Cloud services – location location location!!!

With Cloud based services becoming commoditised, will the smaller players will be able to compete against the likes of, ProofPoint, Microsoft’s Azure, Office365 and Amazon’s EC2 ?

Last week, we saw the launch of a new and powerful IaaS service (vCloud) from Foreshore (Jersey).  Why would you choose to host your Cloud based services with a supplier who will undoubtedly charge more than a big player such as Microsoft?  It may seem a bizarre question, so here are my thoughts on things to consider before shipping your data to a different location in order to reduce (immediate) costs.


What’s a jurisdiction?

  • A jurisdiction is more than just a location. For example, knowing that your Internet transaction processing system is hosted in the USA isn’t enough – you need to know which state(s) it is in and understand the legal and tax implications of those states.
  • You need to look at the legal and tax implications of all the relevant jurisdictions, including where you and your business are located, where the hosted servers physically are (including any disaster recovery facility) and also where your hosting provider’s headquarters are.

Client perception

  • Where do your clients think their data physically is?
  • Do your clients actually care where their data is ? For example, a Trust client may take a keen interest in data jurisdiction, whereas a client of an online shop probably takes no interest as long as their data is secure and their goods are delivered.
  • How would your clients react if their data was hosted in a different location to where they thought it was?

Client agreements

  • Do any of your client agreements specify the physical location or jurisdiction of their data?
  • If you haven’t repapered clients recently and sought their agreement to the changes (if required), you may be bound by legacy client agreements.
  • If you have ‘click-wrap’ agreements, this may be easy for you. In other words, if you have the ability to change your agreements and simply republish online for them to become effective.

Legal and regulatory

  • Have you ensured that the jurisdiction you are considering for hosting has data protection, regulatory and legal standards at least as high as your current location? For example, would you want to be associated with a non-white listed OECD country by hosting your data there?
  • For example, Singapore does not have one unified data protection law. Instead, it is subject to over 140 disparate and  sector epecific statutes that regulate the use and disclosure of personal data.
  • Some jurisdictions could have more stringent laws than your current jurisdiction. For example, Germany currently has some of the most onerous data protection laws in Europe. This may place more demands on your organisation.
  • How will you maintain compliance across multiple jurisdictions? For example, the storage and processing of payment card data.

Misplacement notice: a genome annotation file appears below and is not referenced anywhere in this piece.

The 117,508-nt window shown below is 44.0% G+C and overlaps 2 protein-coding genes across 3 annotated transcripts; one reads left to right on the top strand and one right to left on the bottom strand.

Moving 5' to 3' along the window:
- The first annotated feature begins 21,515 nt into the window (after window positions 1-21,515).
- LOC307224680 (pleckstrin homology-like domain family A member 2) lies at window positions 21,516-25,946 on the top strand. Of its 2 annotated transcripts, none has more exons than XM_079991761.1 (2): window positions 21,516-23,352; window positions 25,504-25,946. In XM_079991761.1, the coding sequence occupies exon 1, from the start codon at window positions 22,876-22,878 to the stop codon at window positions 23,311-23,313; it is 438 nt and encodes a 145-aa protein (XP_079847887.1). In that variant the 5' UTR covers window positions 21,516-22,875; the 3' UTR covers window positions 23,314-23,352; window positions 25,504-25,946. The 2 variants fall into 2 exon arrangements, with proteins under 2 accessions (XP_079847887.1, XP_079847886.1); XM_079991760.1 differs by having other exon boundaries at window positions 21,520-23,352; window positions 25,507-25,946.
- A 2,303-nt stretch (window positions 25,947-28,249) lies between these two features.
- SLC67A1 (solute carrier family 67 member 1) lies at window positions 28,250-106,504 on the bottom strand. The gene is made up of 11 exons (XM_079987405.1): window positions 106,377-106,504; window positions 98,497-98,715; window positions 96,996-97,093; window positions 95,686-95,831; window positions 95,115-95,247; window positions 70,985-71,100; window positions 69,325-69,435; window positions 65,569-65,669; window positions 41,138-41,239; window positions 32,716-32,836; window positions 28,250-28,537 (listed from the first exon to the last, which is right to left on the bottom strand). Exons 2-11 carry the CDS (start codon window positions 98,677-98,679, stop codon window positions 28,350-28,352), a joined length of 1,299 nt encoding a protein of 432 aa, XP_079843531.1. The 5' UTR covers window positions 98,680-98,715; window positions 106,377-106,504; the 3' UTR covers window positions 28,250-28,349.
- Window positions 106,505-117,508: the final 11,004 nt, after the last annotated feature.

• If the relationship between you and the hosting provider turns sour, are you comfortable with the legal process in their jurisdiction? You may need to use it.
  • Does your regulatory regime require you to physically inspect the data centre used?
  • Microsoft, being a USA company, have confirmed that their European data centres are subject to the USA Patriot act. Are you comfortable with this?


  • Have you taken taxation advice about the jurisdictions, to determine if you will need to pay tax there? You need to think about where you are, where your company’s operations are, where your clicnts are and where you are hosting.
  • If you host a transactional website in the USA, it can create a taxable presence for USA federal income tax purposes. Just storing data would not usually be deemed to be conducting business for USA tax purposes, however the activity can be treated as the conduct of business if the non-USA person stores data for the account of others or allows clients or other third parties access to the data. Click here to read an interesting document regarding the USA tax implications – it’s written for Australians but the principle is the same.
  • If you are considering hosting in the USA, don’t forget that the USA has fifty states (hence it’s name!), each with it’s own laws and taxation regime. Make sure you know which state(s) your data will be in and how that state’s laws and taxation will impact you. Click here to read about the Amazon challenge on a new California tax as an example.
  • If you host a transactional website in Singapore, you could be liable for Singapore tax if it is deemed that your Singapore presence is deemed a permanent establishment – ie you have a fixed place of business in Singapore and you carry-out your business activities wholly or partly through that place. You can start to see that a hosted Internet transaction website could be deemed as taxable in a jurisdiction other than where you may be located. Click here to read an interesting document regarding Singapore tax implications – it’s written for Australians but the principle is the same.
  • Is there a double taxation agreement in place between your business jurisdiction and the hosting jurisdiction? You don’t want to pay tax twice !

And finally ….

The message here is that all that glitters is not necessarily the most appropriate for you and your business. An apparently low cost solution may not be the best solution for your business. If all you need is e-mail and Microsoft Office type functionality, then Office 365 could be good for you and your organisation. If you need transaction processing capability, look before you leap to an apparently lower cost supplier and different jurisdiction.

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